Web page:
With A Hammer

With A Hammer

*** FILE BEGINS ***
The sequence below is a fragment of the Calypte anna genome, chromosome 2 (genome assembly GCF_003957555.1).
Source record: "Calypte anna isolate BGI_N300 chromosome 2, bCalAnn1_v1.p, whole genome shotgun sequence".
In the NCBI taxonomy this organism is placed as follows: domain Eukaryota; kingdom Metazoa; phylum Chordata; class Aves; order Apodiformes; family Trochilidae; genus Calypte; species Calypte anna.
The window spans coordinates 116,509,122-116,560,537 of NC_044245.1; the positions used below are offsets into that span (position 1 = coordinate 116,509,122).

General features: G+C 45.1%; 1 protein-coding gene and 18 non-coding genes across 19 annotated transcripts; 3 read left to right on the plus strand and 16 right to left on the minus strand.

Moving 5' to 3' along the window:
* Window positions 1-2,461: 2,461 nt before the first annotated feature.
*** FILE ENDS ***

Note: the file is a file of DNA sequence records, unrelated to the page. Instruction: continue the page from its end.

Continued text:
Like a lot of music made in the early 2020s, the electronic pop producer and dance music experimenter Kathy Yaeji Lee’s colourful, searching first official album was born in part out of the forced reckonings of the pandemic. “The prompt—which is what started the story—was my anger,” Yaeji tells Apple Music. “I’m stuck in my room. I have no distractions. Thoughts, memories, things I haven’t processed because I would distract myself usually—they started to come up. And for the first time, from all of that—from remembering childhood, from what was happening around us politically, socially—I felt deep anger, and I had no idea what to do with it. So I said, 'I have to make something. I have to write.'” But part of what makes the album interesting is Lee’s ability to frame that anger with sounds that feel inviting, even celebratory—a contrast that has the meditative effect of diffusing emotions even as she expresses them; or, put another way, to demonstrate curiosity about them instead of just venting them, whether it’s the panic of cyclic thinking (“For Granted”, “Done [Let’s Get It]”) or the discomfort of self-alienation (“Passed Me By”). “When I write, it’s to understand what happened better, to understand myself better,” she says. “And for that reason, in the moment, I’m not clocking what’s happening or exactly what it is I’m writing about. But then, after I’m done writing it, after I play it for a friend, after it comes out into the world—sometimes that’s when I realise or fully process the thing I was trying to figure out.” The feelings of With a Hammer are hot, but the music—spacious, patient, round, guided by Lee’s naturally diminutive voice—is cool. The project also offered Lee opportunities to discover new creative approaches. The flute that opens “Submerge FM”, for example, was one of many samples Lee collected from sessions with friends before she’d even started writing the album in earnest but whose role didn’t become clear until much later. “I just sat with this loop on forever and then I started improvising on my synth, and it became almost like this conversation or call-and-response. And that’s what started the first track on the album—me just having a conversation with Gabby [Gabrielle Garo].” (Similar conversations appear with a trumpet on “I’ll Remember for Me, I’ll Remember for You” and fractured percussion on “With a Hammer”.) She also managed to further explore not just her identity as a speaker of Korean and English, but the way both languages can dovetail with the abstractions of musical expression. “When I was writing ‘Passed Me By’, the main chorus of it isn’t even made up of lyrics, it’s just sound,” she says. “And the combination of the bass and the [’90s-style] synth…made me feel like I’m expressing a feeling I haven’t been able to say in words before.”

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